Professor reaches for the sky

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Professor reaches for the sky

Sisam Shrestha

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Atmospheric Science team engages in regional research

For Todd Murphy, who is interested in the Southeastern severe weather environment, VORTEX-SE is an excellent opportunity to get his students involved in the “natural laboratory” and to put their knowledge to practical use.

The assistant professor of atmospheric science was awarded a grant worth $60,000 from the National Oceanic and Atmospheric Administration to study about severe weather patterns in Southeastern U.S. Murphy has used these funds to participate in the VORTEX-SE program.

VORTEX-SE (Verification of the Origins of Rotation in Tornadoes Experiment- Southeast) is a research program seeking to understand how environmental factors like terrain and land surface differences affect the development of severe weather in the Southeastern U.S. The budget for the VORTEX-SE is allocated by Congress and has to be renewed every year.

Murphy hopes to have two sounding teams in the field and get more students involved next year, if the project is approved again.

Currently, the ULM VORTEX-SE team has six students who plan to launch weather balloons for four severe weather events around Huntsville, Ala. The University of Alabama is acting as an operating center for the project.

A weather balloon is a type of high altitude balloon with a radiosonde attached to its end. As the balloon lifts to higher altitudes, the radiosonde measures temperature, pressure, wind speed and other parameters which are signaled back to a computer.

The data is quality controlled and later developed into digital diagrams which give a vertical profile of temperature, humidity and pressure. The team sends the diagrams to the National Weather Service, the VORTEX-SE Twitter page and to other project participants.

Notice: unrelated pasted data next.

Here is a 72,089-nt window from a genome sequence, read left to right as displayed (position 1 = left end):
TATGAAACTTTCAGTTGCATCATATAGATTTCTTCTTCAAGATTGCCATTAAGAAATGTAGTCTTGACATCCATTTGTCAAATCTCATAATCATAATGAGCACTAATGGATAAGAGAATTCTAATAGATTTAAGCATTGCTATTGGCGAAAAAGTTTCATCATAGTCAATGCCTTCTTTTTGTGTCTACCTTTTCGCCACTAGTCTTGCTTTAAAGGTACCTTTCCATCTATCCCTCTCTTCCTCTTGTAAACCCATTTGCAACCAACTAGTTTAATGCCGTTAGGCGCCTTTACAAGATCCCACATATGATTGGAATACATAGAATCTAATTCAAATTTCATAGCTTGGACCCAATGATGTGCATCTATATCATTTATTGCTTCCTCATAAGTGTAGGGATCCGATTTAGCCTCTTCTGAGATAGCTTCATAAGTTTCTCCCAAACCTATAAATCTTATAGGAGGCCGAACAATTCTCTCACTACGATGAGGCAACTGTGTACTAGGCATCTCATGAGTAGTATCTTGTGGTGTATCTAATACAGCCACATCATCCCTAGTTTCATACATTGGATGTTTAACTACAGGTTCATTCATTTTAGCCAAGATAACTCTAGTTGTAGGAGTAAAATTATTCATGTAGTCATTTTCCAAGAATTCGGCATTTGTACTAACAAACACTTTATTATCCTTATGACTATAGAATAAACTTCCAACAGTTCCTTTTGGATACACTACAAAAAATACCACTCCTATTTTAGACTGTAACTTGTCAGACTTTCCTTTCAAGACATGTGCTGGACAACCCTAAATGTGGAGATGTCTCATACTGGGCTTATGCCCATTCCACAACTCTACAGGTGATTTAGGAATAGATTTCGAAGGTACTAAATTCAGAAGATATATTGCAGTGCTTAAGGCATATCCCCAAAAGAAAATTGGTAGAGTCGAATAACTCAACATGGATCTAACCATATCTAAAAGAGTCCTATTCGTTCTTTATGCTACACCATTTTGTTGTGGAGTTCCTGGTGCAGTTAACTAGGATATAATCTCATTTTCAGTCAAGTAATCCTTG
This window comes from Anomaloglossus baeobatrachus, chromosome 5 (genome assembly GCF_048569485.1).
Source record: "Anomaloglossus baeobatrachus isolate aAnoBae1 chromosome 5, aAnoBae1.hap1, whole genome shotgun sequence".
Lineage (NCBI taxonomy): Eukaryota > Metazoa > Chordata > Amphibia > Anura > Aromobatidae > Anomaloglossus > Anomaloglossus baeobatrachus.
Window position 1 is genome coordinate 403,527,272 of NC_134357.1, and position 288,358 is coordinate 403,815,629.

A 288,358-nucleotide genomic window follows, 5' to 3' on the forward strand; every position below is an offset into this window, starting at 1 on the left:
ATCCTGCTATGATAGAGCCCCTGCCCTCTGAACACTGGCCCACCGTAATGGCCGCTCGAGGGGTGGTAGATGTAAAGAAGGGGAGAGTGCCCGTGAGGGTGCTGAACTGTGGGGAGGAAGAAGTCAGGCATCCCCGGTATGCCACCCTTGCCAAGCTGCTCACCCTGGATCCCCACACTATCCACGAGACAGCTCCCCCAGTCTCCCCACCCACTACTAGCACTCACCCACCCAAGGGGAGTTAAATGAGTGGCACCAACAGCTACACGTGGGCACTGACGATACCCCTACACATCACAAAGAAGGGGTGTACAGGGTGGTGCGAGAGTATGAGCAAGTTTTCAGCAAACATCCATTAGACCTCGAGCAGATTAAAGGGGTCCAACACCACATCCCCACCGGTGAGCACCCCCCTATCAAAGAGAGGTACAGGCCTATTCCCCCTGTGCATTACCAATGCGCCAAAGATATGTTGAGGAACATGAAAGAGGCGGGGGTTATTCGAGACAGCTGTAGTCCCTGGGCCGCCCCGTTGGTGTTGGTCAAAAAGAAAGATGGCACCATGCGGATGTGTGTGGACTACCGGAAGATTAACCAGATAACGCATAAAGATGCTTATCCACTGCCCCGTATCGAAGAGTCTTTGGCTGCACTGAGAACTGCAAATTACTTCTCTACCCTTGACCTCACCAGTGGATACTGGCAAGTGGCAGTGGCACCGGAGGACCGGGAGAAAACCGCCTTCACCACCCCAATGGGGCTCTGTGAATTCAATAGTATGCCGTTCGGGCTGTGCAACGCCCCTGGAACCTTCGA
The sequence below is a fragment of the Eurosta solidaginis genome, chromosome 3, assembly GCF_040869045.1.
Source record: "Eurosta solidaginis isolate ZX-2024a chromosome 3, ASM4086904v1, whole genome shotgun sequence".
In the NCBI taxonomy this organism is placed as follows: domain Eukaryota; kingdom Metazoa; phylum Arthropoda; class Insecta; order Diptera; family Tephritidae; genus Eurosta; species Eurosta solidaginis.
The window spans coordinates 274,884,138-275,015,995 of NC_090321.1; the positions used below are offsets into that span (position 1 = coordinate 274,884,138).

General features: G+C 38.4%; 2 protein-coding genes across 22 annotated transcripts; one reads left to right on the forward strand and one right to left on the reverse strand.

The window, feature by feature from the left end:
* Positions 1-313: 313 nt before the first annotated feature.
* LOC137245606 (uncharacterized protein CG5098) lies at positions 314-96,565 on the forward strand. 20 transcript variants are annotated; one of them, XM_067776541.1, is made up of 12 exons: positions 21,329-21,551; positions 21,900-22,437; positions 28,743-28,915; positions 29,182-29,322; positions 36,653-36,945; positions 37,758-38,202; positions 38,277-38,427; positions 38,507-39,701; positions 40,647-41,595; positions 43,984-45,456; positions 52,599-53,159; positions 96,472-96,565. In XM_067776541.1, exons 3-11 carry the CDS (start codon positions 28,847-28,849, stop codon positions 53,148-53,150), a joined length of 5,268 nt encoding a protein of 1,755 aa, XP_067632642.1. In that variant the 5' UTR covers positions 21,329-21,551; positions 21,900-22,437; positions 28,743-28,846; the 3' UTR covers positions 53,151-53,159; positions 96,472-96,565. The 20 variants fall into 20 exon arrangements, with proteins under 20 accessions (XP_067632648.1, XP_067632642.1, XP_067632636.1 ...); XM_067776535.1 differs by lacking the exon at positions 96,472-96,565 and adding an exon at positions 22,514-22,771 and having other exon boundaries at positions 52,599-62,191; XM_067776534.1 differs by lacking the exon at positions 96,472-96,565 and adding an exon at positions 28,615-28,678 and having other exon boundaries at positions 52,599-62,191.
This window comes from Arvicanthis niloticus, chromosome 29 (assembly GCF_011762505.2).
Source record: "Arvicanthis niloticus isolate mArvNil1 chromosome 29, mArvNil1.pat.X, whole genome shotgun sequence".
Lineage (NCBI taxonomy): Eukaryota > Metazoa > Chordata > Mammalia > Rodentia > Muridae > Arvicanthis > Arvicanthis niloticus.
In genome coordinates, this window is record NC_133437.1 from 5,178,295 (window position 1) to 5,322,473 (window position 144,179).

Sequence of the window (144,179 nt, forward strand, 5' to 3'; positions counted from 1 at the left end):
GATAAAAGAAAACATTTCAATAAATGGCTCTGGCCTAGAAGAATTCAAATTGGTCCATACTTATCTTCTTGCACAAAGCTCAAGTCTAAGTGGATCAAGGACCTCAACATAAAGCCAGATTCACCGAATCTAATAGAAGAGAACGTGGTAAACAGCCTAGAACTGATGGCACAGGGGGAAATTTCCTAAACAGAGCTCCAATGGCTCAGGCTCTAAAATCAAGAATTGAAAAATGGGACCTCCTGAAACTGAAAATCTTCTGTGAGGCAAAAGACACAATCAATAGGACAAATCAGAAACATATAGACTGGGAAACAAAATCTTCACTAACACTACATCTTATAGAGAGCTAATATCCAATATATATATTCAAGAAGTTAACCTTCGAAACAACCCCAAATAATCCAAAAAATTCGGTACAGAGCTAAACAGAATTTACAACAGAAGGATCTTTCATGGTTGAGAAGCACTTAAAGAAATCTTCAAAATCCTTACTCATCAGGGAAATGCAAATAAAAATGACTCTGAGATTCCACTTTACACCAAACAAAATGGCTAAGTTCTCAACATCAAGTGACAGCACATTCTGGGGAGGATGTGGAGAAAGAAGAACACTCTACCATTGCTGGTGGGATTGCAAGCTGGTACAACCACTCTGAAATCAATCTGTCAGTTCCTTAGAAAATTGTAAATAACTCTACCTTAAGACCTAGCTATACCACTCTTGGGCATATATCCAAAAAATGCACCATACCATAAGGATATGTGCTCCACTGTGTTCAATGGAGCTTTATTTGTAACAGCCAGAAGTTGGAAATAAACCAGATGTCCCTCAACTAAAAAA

“There are eight sounding teams in the project. The data we’re going to collect is in very high resolution, both in time and space. So, you can see how fast your environment is changing to be conducive for severe weather. That’s one of the unanswered questions we have: the small scale changes for severe weather,” Murphy said.

Stephen Kreller, a senior atmospheric science major, said the project is an opportunity for students across the nation to contribute to an area of atmospheric science that has so far been immensely under-explored.

“So far we have conducted multiple launches here on campus to both gather data about the atmosphere in Monroe and to practice doing our job launching weather balloons in the field in front of an incoming storm,” Kreller said.

The domain for the ULM VORTEX-SE is very small, which may result in very few severe weather observations for the team. However, this could also provide the team with an opportunity to look at the null cases and explain the lack of severe weather.

The project is also believed to help grow the atmospheric science program. The weather balloon launches along with the new weather radar on campus will give students tons of hands-on experience in the atmospheric science field.

One of the primary objectives of the project is to study squall line tornadoes like the October 2014 tornado Monroe.

“We hope to have some type of collaborative paper out that discusses the data set we collected with our balloons between ULM, Mississippi State University and North Carolina State University,” Murphy said.